Democracy and civil society building are the main challenges for independent Uzbekistan. The movements to construct a civic mentality and a social contract between ordinary people and the power-sharing state are very slow and need transformation if Uzbekistan wants to remain a secular, independent, and progressive state.
Historical examples show that authoritarian governments have no future or success and that their failure is just a matter of time. The “negative” peace maintained by the Uzbek military regime cannot promote any radical transformation or real implementation of reforms needed in the country. Instead, it creates a vacuum of political and economic instability for the Uzbek people and state as well as for all of Central Asia.
The insurgence of Islamist groups and the threat of terrorist attacks have closed the eyes of the Uzbek government on deepening democratic reforms and the empowerment of civil society. There is much doubt in the Uzbek government’s desire for a strong and empowered society, liberal economy, and development. This doubt comes from the state politics during these last twenty years (1991-2011), which caused discontent in the masses by depriving them of basic human rights and needs as well as creating fear and oppression.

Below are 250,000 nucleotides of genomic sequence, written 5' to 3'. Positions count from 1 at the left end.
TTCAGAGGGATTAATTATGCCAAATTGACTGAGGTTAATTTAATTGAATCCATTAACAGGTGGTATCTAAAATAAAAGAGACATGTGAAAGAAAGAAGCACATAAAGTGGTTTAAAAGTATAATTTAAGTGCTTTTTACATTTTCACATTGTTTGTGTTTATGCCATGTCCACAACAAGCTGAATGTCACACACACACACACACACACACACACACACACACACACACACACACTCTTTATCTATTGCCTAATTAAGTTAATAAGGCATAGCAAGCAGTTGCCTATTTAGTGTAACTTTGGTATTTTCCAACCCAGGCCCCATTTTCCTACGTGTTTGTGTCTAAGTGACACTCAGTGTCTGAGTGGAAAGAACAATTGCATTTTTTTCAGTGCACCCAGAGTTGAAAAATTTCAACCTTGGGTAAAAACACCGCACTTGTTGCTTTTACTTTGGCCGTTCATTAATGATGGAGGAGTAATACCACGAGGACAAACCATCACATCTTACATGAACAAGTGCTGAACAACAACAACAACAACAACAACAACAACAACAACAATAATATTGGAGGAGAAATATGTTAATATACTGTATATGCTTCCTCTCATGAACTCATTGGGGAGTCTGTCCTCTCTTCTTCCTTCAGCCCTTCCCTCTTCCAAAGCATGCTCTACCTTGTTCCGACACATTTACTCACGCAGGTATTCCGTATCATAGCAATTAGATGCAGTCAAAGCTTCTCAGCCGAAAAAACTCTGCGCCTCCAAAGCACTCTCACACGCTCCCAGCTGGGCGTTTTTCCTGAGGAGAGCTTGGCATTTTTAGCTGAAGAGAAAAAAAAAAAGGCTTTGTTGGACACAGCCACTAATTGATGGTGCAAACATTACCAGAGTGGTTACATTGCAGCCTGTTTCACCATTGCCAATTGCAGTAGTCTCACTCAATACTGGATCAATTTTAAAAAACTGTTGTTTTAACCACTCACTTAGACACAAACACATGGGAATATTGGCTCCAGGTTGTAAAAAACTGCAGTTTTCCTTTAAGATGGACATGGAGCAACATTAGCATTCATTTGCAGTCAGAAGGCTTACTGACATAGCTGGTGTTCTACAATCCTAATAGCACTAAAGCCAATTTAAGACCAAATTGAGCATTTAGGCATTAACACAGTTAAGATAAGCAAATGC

The only solution to Uzbekistan’s search for real democracy will come from a free and equal civil society that plays the role of an active partner, guiding the state in the right direction. It does not mean that civil society has more importance than the state structures, nor that the state is above civil society. On the contrary, they should be equal partners in an interactive dialogue.
This dialogue is key in building a relationship between an active, politically involved civil society and the state. The main goal of this dialogue is an active community with a civic mentality that acquires full citizenship and transforms any conflict in a different way, creates changes for development, and builds a strong base for future generations.